Many people dream of making millions but few stop to consider what it might feel like to have it all only to lose it again.
One serial entrepreneur has described the steep decline in his fortunes over the past 20 years.
Posting on question-and-answer site Quora, James Altucher, the American hedge fund manager and founder of more than 20 companies, details how he failed 17 times and lost everything, going from hero to zero.
“When I built my first company in the nineties I did everything smart until I did everything stupid,” he writes.
“We built websites for entertainment companies: Bad Boy Records, Miramax, Time Warner, HBO, Sony, Disney, Loud Records, Interscope, on and on. Oh, and Con Edison. Then I saw that kids in junior high school were learning HTML.”
Worried that the coder generation would render his business defunct, Mr Altucher decided to sell up.
“I cashed out,” he says. “Sold all my shares. The $15 million was now cash.”
“I bought an apartment for millions. I rebuilt it. Feng Shui! I bought art. I played a lot of poker. I began investing in companies. A million here. A few hundred thousand there. One IPO I put $2m in at $20 and watched it go to $0. They made wireless devices for deaf people. Huge market.”
“I started another company: CMGI, Allen & Co, Investcorp, Henry Kravis, and a billion others invested. I started a venture capital fund. I invested in more companies.”
“Then internet stocks started to go down,” says Mr Altucher. “This is ridiculous, I thought. The internet is here to stay. I knew nothing about stocks or valuations or anything resembling rational thought. I doubled down. Then quadrupled down. Then 8-upled down.”
“From June 2000 until September, 2001, I probably lost $1m a month. When anyone says, ‘This is ridiculous’, that’s code for, ‘I’m about to lose a lot of money’.”
Mr Altucher admits: “I couldn’t stop. I was an addict. I wanted to get back up to the peak.”
“I wanted to be loved. I wanted to have $100m so people would love me.”
“I was the worst idiot.”
“I felt like I was going to die,” writes Mr Altucher, who had now lost almost everything. “That zero equals death. I couldn’t believe how stupid I had been. I had lost all my friends. Nobody returned calls. I would go to the ATM machine and feel my blood going through my whole body when I saw how much was left. I was going to zero and nothing could stop it. There were no jobs, there was nothing.”
“I lost my house. One weekend when I had $0 left in my bank account I called my parents to borrow money but they said no. ‘College was enough,’ they told me.”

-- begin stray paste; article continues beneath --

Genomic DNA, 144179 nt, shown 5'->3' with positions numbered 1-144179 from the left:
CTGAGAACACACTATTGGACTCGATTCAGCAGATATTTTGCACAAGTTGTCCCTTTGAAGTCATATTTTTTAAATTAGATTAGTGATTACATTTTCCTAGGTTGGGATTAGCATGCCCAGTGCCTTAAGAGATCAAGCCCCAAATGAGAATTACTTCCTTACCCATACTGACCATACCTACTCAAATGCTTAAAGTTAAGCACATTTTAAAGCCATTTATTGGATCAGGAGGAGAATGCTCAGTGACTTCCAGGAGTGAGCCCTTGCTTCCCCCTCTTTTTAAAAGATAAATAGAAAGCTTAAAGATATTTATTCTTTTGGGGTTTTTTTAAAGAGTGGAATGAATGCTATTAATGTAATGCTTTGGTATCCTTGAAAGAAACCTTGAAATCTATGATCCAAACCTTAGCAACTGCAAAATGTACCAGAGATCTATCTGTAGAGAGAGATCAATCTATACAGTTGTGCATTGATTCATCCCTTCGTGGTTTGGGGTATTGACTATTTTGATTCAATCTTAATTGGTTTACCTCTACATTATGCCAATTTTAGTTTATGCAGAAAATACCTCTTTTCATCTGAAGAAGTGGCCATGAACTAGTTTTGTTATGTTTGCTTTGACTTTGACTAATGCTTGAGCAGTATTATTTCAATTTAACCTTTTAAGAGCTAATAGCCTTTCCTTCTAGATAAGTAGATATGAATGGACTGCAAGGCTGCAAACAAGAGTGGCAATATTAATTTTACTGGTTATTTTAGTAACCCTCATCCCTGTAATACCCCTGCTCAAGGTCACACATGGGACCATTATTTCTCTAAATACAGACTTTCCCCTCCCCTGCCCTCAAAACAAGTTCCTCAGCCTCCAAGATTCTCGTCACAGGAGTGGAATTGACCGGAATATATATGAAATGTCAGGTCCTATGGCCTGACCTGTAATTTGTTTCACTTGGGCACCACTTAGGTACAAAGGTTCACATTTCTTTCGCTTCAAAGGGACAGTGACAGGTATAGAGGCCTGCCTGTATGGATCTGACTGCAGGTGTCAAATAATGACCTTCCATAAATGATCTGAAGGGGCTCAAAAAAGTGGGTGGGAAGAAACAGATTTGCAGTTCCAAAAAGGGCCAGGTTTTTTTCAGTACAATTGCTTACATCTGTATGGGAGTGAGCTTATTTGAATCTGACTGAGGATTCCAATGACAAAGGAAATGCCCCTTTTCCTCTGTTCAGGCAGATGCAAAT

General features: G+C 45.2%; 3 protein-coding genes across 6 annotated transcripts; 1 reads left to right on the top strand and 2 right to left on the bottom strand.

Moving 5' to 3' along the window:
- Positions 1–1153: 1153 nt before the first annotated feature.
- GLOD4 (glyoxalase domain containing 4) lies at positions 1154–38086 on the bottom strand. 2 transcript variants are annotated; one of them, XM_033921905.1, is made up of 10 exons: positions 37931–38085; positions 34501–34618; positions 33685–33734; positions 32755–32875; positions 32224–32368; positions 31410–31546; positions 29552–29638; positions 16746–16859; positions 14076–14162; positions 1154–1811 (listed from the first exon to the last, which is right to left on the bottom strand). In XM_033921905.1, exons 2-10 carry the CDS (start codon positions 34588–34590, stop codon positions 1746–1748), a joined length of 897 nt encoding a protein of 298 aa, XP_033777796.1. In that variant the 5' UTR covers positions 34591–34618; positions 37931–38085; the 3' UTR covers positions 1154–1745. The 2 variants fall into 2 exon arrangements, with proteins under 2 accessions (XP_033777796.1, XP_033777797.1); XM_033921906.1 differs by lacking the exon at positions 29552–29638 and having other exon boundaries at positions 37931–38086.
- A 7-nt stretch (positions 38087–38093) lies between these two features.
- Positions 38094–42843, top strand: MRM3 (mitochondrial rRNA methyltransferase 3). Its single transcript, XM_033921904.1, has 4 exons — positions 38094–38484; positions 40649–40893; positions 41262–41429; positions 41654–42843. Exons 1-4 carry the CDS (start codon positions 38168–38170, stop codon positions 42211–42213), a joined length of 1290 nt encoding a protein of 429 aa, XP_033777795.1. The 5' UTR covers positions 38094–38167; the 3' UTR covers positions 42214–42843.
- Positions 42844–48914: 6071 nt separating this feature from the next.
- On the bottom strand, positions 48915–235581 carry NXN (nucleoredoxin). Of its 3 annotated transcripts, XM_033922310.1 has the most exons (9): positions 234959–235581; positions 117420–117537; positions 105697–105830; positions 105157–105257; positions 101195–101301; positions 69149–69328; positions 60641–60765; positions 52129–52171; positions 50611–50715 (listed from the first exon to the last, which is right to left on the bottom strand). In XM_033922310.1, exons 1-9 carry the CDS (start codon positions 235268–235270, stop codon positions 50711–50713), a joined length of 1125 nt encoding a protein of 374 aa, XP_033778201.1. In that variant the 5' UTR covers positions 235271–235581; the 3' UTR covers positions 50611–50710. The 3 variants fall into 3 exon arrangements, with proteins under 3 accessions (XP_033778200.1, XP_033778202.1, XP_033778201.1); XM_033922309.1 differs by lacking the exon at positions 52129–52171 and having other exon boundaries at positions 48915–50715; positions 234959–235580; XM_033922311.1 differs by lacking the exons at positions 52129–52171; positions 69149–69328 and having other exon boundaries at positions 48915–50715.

“I tried meditation to calm down but it didn’t work. I never slept. I lost 30 lbs. I’m 5’9″. I went from 160 to 130. I couldn’t talk to anyone. I couldn’t move. I stopped having ideas. I cried every day.”
“I would look at my daughters and think I had ruined their lives. I went from feeling immortal to feeling dead all over, every day. There was never a moment when I didn’t feel sick. I had let everyone down forever.”
But this was just the beginning of Mr Altucher travails. “We moved 80 miles north of NYC with the tiny bit of money we took out of our apartment after selling at a million dollar loss,” he explains. “I didn’t leave the house for three months. I gained back all my weight and then another 30 lbs.”
“Finally I had to either die or feed my family.”
Mr Altucher’s “do or die” moment came, and he decided to stop wallowing and try to rebuild his life.
“I started to exercise every day,” he writes. “I started to eat better. One item for breakfast. A healthy lunch. Tiny dinner. No snacks.”
“I started to only be around people who loved and supported me. I broke off all ties with anyone who I felt bad to be around.”
“I wrote software again. Instead of blind investing in the stock market, I downloaded 50 years of stock data and started statistically modeling what happens in hundreds of different situations. Doing this, I developed ideas for trading systems which I shared freely with several hedge fund managers, some of whom gave me money to manage.”
“I wrote down ideas every day of articles I could write about the internet and stocks. Bit by bit, places like thestreet, the Financial Times, Forbes, Yahoo Finance, and other places started publishing them. Bit by bit they started paying me for them.”
“I prayed every day. I was grateful for my daughters. I was grateful for what I had. I didn’t fight reality or regret. This was my reality and I had to make the best of it.”
“Every day I came up with ideas for new businesses,” says Mr Altucher. “I had a waiter’s pad. I would go to a cafe at 6 in the morning with about four books and read for an hour or two and then start writing down ideas for new businesses, articles, trading systems.”
“I started a hedge fund. I started a fund of hedge funds. I started a newsletter. I did deals. I made introductions every day, expanding my brand new network from scratch. I got involved in a mental health company I sold for $41m.”
“I started a website, Stockpickr! which got millions of unique users. I found advertising for it. I sold it.”
“I had made millions again from scratch.”
“Every time I’ve lost money it’s because I squandered my physical, emotional, mental, and spiritual health,” he says. “I lost it all again. And then I built it up again. In a completely different way but using the same basic fundamental techniques of health that I described above. Of trying to create value for people. Of trying to go from success to success.”
Mr Altucher’s message to other would-be millionaires and entrepreneurs is to heed his cautionary tale.
“I hope I don’t revert to my addictive tendencies,” he writes. “I think this time I learned. Every day without fail I focus on physical, emotional, mental, and spiritual health.”
“Life brings with it many challenges and many things to learn,” he warns. “I surrender to whatever I need to still learn.”
Source Credits: Rebecca Burn-Callander | Telegraph